It’s 1598 and Russia is in turmoil. The king is dead and there is nobody to take his place. The Russian people are desperate for a ruler, but who will wear the crown? Enter “Boris Godunov” the, for want of a better word, hero of Alexander Pushkin’s play of the same name currently at the Jack Studio Theatre.
The show opens with two nobles – Prince Shuisky (Brendan O’Rourke) and Prince Vorotynsky (Callum King) – discussing the political situation together and basically providing the audience with a nicely worded synopsis of the events that have occurred up to that point. Boris (David Bromley) doesn’t have royal blood but is married to the sister of the old king, Fyodor I, and has been acting as head of the Regency Council while the king concentrated on spiritual things. Boris is implicated in the murder of the king’s younger brother, Dimitry but may have got away with it. He is a political ‘player’ waiting until desperation sets in amongst the people, forcing the Patriarch (Paul Trussell) to beg him to become ruler so that Boris can ‘reluctantly’ accept the throne.
Far away in a monastery is a young monk who is not happy. Grigory (Thomas Winsor) has come to realise that before he settles fully into the seclusion of holy orders, he would really like to see something of life. He decides to run away from the monastery and head to Poland. The church is not keen on this idea and sends troops out to find him, meaning Grigory has to disappear so that he isn’t dragged back to the life of a devout monk. He does this by getting over the border and working in the household of a Polish nobleman where he reveals that he is not really Grigory but is in fact the ‘murdered’ prince Dimitry who now wishes to take his rightful place as ruler of all the Russia’s. Working with the Polish king, Grigory-Dimitry raises an army and sets off to claim throne by force if need be. But, is Grigory-Dimitry who he claims to be or is he just a former monk whose stories have got out of hand? And actually, does it matter? If the people acclaim him as Dimitry then surely he is, no matter what the truth? Pushkin explores this idea in detail through the course of the 25 scenes in this one act show.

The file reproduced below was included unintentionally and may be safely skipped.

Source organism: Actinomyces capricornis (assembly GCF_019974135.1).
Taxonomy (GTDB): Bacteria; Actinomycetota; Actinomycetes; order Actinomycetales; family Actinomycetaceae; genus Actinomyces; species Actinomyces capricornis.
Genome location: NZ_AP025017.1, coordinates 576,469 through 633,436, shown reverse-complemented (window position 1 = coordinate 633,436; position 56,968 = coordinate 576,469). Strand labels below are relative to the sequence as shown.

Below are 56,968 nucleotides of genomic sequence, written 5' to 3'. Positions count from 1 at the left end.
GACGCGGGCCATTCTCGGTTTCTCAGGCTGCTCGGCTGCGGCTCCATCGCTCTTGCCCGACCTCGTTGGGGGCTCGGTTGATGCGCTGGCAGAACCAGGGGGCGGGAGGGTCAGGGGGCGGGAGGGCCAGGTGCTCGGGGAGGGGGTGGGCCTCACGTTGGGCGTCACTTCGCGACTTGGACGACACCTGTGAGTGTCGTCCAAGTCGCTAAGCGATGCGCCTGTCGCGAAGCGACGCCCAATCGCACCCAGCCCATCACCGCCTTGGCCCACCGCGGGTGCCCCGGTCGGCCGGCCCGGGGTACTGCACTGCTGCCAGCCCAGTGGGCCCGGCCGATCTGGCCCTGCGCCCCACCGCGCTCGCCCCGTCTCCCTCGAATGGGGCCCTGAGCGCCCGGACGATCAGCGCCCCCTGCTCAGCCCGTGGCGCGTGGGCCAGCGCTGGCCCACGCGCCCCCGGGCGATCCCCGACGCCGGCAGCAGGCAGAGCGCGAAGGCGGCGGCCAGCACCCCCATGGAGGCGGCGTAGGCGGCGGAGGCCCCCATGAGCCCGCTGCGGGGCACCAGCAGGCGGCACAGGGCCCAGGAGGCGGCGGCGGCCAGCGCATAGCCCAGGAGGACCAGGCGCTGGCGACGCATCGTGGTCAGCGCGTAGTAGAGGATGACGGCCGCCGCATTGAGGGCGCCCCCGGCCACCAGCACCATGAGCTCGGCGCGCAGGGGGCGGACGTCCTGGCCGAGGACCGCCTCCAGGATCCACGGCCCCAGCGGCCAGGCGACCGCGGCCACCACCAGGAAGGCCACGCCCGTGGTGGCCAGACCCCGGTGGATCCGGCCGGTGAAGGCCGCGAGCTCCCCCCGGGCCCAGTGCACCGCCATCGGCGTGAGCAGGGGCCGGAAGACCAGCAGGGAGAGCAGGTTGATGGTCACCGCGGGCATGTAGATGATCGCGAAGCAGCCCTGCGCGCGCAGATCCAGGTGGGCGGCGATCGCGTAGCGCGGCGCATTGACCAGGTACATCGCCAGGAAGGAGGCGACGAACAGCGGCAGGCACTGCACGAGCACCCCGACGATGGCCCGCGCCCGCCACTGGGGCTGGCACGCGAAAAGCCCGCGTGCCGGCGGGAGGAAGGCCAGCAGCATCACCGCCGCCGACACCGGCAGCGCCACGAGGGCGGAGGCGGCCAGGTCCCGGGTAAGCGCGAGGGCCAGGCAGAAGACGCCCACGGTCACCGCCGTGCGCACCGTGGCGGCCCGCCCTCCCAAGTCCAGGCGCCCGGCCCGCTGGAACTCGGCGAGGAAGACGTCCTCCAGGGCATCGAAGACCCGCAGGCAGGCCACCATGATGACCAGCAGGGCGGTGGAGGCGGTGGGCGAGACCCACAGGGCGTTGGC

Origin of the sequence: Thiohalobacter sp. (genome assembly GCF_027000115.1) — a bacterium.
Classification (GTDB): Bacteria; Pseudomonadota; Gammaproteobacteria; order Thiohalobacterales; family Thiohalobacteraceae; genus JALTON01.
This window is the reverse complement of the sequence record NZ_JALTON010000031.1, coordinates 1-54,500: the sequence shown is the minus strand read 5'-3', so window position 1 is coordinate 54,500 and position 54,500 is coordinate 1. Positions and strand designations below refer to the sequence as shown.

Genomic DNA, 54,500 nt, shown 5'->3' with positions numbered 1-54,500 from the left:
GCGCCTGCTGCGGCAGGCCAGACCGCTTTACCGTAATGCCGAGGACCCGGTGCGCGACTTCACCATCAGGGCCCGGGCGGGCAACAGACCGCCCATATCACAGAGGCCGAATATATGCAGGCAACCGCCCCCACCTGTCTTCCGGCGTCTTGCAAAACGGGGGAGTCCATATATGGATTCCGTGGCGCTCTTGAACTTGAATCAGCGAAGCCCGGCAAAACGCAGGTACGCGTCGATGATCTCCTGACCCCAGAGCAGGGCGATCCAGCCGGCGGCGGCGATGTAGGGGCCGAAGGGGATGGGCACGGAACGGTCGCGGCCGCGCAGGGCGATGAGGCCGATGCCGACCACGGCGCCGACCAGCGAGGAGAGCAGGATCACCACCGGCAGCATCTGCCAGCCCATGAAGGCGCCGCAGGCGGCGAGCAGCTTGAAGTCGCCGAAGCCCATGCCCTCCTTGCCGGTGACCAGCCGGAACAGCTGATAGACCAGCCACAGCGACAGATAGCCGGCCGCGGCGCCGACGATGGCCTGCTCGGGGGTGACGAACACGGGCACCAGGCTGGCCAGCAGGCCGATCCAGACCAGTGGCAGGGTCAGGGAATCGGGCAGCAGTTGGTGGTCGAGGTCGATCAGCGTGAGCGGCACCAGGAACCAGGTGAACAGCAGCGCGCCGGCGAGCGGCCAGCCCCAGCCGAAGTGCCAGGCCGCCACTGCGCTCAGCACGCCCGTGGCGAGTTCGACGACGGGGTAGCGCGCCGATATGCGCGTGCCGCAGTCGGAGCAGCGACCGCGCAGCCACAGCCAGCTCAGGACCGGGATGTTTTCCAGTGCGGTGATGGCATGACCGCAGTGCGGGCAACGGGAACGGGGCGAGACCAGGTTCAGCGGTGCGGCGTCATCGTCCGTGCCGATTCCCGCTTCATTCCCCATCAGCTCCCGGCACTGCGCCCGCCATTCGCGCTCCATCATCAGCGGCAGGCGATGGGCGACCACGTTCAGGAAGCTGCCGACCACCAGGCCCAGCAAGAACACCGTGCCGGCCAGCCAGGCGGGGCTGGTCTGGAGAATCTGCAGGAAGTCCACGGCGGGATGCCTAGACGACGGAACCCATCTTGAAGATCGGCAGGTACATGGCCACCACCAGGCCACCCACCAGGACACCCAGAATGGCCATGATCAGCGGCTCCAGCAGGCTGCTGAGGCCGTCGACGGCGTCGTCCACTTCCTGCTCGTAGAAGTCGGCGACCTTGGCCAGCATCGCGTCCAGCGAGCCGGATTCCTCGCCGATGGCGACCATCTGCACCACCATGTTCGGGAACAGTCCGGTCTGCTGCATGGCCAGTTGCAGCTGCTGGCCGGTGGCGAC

The interesting thing is that when I told friends I was seeing this play, the universal response was a warning that it would be very dull and very depressing (apparently all Russian plays are). They couldn’t have been more wrong. I was hooked from the moment the show started until the final scene. Joint Directors, Scott Le Crass and Sean Turner; have worked wonders in putting on a huge show with a large a cast in a relatively small space. With the exception of Boris and Grigory, all of the other cast take on multiple roles, but this is never confusing and works extremely well as a device to keep the action moving in a fast paced and totally absorbing manner. Use of modern clothing meant there was no need for complicated costume changes to differentiate characters and this was often done by the simple yet effective method of adding or subtracting a hat, scarf, jacket etc. When not directly involved in the action, the majority of the cast was on the stage the whole time observing the events around them. For me this was a bit of a distraction. I would have preferred the non-participating cast to either be off stage or sat perfectly still. That aside, the show was fabulous. One of my favourite parts was the use of a gentle background sound that could have been a heartbeat or a clock ticking down slowly to the end for Boris and Grigory-Dimitry and their final showdown.
Based, however loosely, on real historical events, Pushkin’s writing is a masterpiece and this highly energetic and superb production has really excelled at bringing the show to life is spectacular style.
Review by Terry Eastham
Ballast Theatre presents Boris Godunov by Alexander Pushkin – adapted by Howard Colyer
Tuesday 13 – Saturday 31 January 2015 at 7.45pm
Moscow 1598. Ivan the Terrible is dead, as are all his sons, and now with seeming reluctance Boris Godunov wears the crown. But word spreads that Dimitry, the prince thought to be murdered, was not truly slain, but is alive and gathering an army to overthrow Russia’s government.
Is it possible?
He must be mad!
But his madness is catching.
A madman is roaming Russia like a disease.
Boris Godunov is Pushkin’s greatest play – an epic of civil war, lies, deception, rumours and betrayal.
Playwright in Residence
Howard Colyer’s appointment as playwright in residence continues the venue’s strong association with this writer, who has had nine plays produced at the venue. In January and February 2015, Ballast Theatre will be bringing Colyer’s new adaptation of Boris Godunov to the Jack, and his three original plays Without Reluctance and Without Relief.
The Brockley Jack Studio Theatre
410 Brockley Road, London, SE4 2DH
Dates: Tuesday 11 to Saturday 31 January at 7.45pm
(performances Tuesday – Saturday only)
Tickets: £14, £11 concessions
Friday 16th January 2015